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Growing evidence supports the hypothesis that epigenetics is a key mechanism through which environmental exposures interact with an individual’s genetic constitution to determine risk for depression throughout life.1 Epigenetics, in its broadest meaning, refers to stable changes in gene expression that are mediated via altered chromatin structure without modification of DNA sequence. According to this hypothesis, severe stress triggers changes—in vulnerable individuals—in chromatin structure at particular genomic loci in the brain’s limbic regions, which drive sustained changes in gene expression that contribute to episodes of depression. A corollary of this hypothesis is that such stress-induced epigenetic modifications also occur early in life and help determine an individual’s lifetime vulnerability or resistance to subsequent stressful events.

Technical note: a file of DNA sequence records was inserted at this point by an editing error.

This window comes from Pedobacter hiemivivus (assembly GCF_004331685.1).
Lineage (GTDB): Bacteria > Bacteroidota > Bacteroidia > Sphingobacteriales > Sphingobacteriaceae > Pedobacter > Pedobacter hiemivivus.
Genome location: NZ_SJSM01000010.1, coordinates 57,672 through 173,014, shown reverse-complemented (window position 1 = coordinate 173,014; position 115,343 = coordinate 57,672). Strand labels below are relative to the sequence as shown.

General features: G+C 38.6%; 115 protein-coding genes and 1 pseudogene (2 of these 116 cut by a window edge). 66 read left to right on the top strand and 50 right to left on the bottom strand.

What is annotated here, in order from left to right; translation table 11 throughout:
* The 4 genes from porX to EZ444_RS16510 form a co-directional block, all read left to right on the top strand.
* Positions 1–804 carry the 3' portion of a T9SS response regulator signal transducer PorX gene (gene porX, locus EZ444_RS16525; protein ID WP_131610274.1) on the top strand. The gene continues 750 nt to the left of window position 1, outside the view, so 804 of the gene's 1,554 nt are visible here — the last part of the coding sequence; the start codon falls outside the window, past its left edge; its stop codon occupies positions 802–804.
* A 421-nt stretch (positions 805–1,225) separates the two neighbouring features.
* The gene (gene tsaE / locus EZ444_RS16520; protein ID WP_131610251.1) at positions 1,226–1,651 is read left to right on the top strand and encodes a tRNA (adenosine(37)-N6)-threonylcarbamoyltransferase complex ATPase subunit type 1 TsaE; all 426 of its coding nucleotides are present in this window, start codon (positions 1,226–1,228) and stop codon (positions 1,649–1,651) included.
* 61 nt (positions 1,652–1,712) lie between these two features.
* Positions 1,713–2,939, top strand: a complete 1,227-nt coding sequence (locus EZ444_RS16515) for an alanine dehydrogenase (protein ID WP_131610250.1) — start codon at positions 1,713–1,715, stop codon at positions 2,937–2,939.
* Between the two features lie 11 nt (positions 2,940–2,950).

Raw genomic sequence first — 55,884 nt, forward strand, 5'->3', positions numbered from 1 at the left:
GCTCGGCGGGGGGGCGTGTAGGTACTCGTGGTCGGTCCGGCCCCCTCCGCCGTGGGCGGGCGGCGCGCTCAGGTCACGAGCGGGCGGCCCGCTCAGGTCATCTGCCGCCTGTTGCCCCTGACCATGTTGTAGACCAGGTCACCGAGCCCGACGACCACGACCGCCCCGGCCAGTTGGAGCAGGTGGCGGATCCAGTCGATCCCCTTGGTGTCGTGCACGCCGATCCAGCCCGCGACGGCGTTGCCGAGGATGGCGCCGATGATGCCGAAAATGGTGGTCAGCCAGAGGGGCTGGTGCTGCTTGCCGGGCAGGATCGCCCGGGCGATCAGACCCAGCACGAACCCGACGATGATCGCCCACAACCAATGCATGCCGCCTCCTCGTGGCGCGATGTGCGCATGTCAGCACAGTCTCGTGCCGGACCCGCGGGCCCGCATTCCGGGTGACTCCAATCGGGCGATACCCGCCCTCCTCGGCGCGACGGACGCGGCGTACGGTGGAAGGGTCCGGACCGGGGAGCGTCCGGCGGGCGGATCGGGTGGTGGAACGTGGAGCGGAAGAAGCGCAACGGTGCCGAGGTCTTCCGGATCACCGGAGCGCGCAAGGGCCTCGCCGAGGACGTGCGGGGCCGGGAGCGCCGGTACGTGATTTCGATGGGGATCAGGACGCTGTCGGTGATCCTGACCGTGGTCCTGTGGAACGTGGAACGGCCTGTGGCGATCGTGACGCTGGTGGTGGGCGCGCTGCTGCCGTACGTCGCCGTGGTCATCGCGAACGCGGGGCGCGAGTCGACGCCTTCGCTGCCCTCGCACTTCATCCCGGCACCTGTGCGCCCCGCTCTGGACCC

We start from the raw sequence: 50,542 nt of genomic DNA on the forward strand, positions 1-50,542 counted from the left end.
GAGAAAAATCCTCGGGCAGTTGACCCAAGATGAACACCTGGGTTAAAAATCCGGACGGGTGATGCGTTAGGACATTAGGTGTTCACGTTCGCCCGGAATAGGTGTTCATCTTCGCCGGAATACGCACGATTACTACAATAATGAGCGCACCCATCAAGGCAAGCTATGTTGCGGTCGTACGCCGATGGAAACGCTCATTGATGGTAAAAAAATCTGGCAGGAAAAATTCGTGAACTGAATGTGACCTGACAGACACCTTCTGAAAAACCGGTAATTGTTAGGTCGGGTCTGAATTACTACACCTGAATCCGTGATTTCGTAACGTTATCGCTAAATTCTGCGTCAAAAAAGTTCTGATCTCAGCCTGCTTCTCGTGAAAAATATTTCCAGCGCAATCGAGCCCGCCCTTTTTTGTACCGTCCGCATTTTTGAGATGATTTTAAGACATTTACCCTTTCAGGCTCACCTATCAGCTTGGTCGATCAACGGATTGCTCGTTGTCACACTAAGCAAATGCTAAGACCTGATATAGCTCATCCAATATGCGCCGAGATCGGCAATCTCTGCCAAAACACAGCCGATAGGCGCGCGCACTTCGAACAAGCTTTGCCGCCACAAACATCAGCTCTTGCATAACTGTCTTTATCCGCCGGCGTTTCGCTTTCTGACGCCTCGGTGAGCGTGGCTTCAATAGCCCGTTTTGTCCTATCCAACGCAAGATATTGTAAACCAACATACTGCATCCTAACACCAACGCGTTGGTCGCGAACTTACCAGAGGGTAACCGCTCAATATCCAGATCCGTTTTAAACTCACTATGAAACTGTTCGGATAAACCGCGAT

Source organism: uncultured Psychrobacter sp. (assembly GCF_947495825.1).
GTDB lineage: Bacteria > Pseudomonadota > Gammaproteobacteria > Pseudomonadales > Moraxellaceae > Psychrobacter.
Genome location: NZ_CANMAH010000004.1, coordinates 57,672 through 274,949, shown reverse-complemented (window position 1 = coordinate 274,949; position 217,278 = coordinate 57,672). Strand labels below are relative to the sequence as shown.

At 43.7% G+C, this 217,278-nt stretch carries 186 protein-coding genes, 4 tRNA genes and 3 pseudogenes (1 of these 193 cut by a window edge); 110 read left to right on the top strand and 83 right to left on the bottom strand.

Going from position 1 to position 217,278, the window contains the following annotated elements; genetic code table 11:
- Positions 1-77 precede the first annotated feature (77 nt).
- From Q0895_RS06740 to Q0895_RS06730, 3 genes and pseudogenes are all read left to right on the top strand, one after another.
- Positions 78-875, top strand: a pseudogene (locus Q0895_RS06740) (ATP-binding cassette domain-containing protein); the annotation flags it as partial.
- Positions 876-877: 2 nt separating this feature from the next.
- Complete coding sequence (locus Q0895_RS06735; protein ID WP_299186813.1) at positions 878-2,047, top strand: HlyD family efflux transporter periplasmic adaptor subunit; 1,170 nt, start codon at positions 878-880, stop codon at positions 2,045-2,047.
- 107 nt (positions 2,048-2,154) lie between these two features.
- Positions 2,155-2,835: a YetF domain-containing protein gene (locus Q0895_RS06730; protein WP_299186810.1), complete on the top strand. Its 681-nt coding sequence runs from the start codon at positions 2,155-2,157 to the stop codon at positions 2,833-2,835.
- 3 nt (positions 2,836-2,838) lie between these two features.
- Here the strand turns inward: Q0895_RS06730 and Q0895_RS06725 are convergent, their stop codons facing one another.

Nestler EJ. Epigenetic Mechanisms of Depression. JAMA Psychiatry. 2014;71(4):454–456. doi:10.1001/jamapsychiatry.2013.4291
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